Police departments all across the country are struggling to find new recruits.
Experts like James Chriss, who wrote a book on community policing, point to the so-called "Ferguson Effect." Clashes captured on camera in places like Ferguson, MO, are causing some to stay clear of the profession, reports WEWS-TV.
"Heightened media sensationalism over police use of force is probably scaring away a lot of people," Chriss said.
Another major factor is our economy. With unemployment rates dropping, people who might have once considered law enforcement can now pass on becoming a police officer.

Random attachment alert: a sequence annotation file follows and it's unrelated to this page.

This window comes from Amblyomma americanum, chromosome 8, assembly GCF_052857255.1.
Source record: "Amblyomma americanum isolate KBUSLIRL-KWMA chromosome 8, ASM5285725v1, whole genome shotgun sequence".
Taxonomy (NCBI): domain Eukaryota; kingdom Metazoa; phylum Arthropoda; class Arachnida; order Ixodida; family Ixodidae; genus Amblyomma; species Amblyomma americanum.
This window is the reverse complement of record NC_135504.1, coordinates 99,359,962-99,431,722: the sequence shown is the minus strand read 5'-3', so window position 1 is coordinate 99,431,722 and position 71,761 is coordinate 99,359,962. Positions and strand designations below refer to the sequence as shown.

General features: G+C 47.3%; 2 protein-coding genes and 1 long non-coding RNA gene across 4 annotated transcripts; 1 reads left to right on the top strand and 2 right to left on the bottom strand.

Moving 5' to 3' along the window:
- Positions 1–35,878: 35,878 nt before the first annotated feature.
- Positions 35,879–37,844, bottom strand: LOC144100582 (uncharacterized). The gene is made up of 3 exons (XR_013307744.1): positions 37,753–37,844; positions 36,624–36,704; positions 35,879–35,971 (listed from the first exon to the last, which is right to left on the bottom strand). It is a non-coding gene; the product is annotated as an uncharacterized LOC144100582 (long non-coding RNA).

"Police organizations have to compete more vigorously with the private sector," said Chriss.
As to where the shortage is the greatest, smaller cities and towns seem to be struggling more, according to Chriss, who said another deterrent is poor pay and lack of benefits.
Especially when there's an uptick in police officers killed in the line of duty.
Police departments tell NewsChannel 5 people's perception of officers will eventually shift.
But until then, they will continue to change up the way they recruit, make sure police academies are diverse and represent the communities they serve, and find new ways to compete with an improving economy.